[Advaita-l] Re: Advaita-l Digest, Vol 47, Issue 3

Annapureddy Siddhartha Reddy annapureddy at gmail.com
Tue Mar 6 20:51:05 CST 2007

praNAm.h shrI Ramesh,

> ** Your statement above is not correct. Sankara himself mentions the
> works of several ancient (pre-gauDapAda) advaitins in his writings,
> though these works are not extant today.  In fact, the concept of
> saMpradAya comes out quite strongly in Sankara's writings. For a brief
> overview of this matter, pl have a look at the the section on
> pre-Sankaran advaitins on Vidyasankar's website.
> Other sources such as the bauddha bhAvaviveka and the grammarian
> bhArtR^ihari also make references to advaitins.

I am aware of these earlier advaitins, but this is what the dvaitins would
say -- that there is no continuity from vyAsa to the earliest historical
person X (who happens to be bhagavAn upavarSha; btw upavarSha was respected
both by mImAmsakas and vEdAntins, and Hajime Nakamura in his work on early
vEdAnta notes that upavarSha was likely not an advaitin accepting the
unreality of the world.) I am not using the upaniShadic and purANic figures
because both the traditions could quote amply from those sources. (Also,
there seems to be a chain of teachers prior to Ananda tIrtha, although it's
not clear if they were vEdAntins.)

In addition let us also remember that there are several works that are
> neither part of the prasthAnatrayI nor written by well-known
> historical saMpradAyavits but which nevertheless support advaita
> *completely*. These include aShTavakra gItA, R^ibhu gIta, tripura
> rahasya, yoga vAsiShTha, etc. Many of these are probably very ancient
> pre-gauDapAdan texts. There are also other saMpradAya-s that are
> advaitic, such as many of the nAtha lineages.

Please note that for vEdAnta, dharmashAstras, itihAsas and purANas are
probably the only sources commonly accepted by both the traditions (Also, in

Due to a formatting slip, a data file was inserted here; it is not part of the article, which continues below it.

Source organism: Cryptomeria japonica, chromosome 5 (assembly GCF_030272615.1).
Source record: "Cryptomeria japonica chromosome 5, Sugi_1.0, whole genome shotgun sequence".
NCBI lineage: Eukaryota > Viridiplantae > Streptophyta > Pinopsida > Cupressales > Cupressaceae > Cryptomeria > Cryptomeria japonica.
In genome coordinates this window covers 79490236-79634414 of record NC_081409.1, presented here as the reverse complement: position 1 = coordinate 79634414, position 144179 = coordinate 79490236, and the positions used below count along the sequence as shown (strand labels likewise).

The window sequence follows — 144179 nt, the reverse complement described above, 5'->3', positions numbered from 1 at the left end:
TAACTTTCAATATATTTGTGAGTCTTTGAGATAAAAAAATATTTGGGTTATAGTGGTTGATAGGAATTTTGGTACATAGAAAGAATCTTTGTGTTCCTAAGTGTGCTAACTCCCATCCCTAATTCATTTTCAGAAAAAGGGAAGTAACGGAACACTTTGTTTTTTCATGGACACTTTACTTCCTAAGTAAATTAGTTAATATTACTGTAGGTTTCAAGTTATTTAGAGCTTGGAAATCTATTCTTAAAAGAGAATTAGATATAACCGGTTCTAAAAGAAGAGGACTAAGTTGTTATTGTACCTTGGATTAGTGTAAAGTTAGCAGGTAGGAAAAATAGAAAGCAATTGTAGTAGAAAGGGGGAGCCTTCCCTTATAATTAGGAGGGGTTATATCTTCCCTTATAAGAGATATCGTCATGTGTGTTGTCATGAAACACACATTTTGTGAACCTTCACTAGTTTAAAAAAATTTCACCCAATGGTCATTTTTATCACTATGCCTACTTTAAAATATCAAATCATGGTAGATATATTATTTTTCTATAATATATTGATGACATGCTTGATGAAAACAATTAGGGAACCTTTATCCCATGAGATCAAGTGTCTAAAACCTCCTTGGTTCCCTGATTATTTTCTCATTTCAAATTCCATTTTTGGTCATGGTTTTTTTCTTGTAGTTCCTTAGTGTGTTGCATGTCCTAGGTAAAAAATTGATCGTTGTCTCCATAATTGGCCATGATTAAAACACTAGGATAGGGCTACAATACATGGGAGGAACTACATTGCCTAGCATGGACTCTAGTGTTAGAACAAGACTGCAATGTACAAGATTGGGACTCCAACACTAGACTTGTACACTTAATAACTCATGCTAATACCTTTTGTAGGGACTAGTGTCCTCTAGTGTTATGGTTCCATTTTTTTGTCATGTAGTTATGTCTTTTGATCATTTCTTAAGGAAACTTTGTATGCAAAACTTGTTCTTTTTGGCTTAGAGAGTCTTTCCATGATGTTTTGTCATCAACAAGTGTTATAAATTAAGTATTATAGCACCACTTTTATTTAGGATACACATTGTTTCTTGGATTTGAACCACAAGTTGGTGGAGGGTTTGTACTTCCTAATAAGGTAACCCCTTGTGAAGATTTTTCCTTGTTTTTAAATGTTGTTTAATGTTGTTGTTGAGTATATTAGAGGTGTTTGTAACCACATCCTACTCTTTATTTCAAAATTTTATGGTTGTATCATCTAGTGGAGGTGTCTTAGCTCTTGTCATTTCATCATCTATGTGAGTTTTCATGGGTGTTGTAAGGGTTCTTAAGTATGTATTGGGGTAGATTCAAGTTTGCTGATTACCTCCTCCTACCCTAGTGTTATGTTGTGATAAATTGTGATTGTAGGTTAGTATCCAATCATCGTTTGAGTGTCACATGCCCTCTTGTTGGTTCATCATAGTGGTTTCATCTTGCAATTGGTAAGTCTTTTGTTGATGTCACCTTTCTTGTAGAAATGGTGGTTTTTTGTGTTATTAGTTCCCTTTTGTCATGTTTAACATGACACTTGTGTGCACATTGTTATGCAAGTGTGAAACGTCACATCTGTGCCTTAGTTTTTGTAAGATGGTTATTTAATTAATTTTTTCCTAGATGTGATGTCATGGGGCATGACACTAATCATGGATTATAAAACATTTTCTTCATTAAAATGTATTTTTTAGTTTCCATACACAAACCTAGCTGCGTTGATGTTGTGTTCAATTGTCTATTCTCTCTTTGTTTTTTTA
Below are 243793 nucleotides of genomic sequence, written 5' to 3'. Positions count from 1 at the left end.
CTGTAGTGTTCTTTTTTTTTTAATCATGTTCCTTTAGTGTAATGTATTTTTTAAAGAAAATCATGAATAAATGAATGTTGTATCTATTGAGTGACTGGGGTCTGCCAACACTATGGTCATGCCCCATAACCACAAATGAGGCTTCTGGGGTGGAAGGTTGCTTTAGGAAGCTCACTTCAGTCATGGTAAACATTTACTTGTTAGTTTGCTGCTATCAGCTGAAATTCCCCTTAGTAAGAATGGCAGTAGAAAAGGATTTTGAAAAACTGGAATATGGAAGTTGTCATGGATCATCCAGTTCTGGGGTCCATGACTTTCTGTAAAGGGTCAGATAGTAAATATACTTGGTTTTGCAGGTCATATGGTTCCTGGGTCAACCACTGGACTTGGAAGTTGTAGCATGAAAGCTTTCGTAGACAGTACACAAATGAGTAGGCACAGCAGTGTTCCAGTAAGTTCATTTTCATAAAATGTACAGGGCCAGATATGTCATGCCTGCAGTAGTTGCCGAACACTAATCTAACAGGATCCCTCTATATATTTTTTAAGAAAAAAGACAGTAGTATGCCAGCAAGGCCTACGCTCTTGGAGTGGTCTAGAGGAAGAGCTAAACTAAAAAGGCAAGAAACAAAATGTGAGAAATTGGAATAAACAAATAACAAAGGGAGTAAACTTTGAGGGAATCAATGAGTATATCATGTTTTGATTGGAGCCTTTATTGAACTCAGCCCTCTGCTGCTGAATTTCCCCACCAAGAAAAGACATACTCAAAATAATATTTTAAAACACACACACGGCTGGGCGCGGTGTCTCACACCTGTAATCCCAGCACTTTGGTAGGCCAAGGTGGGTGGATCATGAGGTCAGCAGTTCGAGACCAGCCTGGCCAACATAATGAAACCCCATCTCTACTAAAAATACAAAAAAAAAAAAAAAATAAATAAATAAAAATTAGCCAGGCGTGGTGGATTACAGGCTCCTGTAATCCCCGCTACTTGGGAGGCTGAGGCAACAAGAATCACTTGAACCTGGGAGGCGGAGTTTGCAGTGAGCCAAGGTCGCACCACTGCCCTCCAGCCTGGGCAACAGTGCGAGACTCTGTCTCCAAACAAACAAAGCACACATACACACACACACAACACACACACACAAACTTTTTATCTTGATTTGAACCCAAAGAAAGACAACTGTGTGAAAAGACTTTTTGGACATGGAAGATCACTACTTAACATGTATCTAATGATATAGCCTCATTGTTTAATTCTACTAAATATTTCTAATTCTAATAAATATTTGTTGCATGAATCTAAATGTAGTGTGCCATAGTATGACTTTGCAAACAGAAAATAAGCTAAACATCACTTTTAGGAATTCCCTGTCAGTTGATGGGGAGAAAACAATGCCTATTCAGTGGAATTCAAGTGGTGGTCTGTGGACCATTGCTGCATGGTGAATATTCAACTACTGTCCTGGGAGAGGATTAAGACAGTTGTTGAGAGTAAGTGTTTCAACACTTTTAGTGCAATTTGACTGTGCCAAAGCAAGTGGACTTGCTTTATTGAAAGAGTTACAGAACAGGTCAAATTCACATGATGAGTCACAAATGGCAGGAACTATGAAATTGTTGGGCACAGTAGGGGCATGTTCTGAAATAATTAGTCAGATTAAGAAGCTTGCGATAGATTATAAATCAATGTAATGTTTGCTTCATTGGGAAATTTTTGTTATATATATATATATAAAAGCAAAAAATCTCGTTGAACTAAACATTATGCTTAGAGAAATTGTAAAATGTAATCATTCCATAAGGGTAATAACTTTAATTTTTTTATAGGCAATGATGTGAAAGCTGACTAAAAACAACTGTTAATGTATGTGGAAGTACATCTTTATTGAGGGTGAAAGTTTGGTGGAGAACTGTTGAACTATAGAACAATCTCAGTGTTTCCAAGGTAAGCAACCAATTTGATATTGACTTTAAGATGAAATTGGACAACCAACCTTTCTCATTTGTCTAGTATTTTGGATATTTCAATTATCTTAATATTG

my limited exposure to dvaita vEdAnta, I haven't seen much emphasis even on
the dharmashAstras.)

praNAm.h shrI Abhilash,

> Sorry to be belaboring this.

No problem. I just wanted to find the traditional position on such issues.

It is *Anandgiri* who is saying that gaudapada won the
> *grace* of narayana. How is it comparable with the
> other episode?

What I was saying was this: Anandagiri is an accepted sampradAyavit. And he
makes a claim. The claim is either true or not. You are saying that such
claims cannot be true (and I am not sure if that is the traditional
position). If the claim is not true, Anandagiri is indulging in false
speech. This brings up the same possibilities -- either Anandagiri is
deluded, or malicious (if we eliminate the case that what he says is true).
This then raises the question of how good deluded or malicious people can be
in guiding others to mOkSha?

Other possibilities I could think of is that Anandagiri just used
metaphorical language or he wanted to promote bhakti amongst followers of
gauDapAda etc. But I wanted to know what the position of the tradition is on
such issues?  (Btw, the possibility of metaphor could be extended to Ananda
tIrtha too.)

praNAm.h shrI Ravishankar,
       I agree totally with your observations on this issue.


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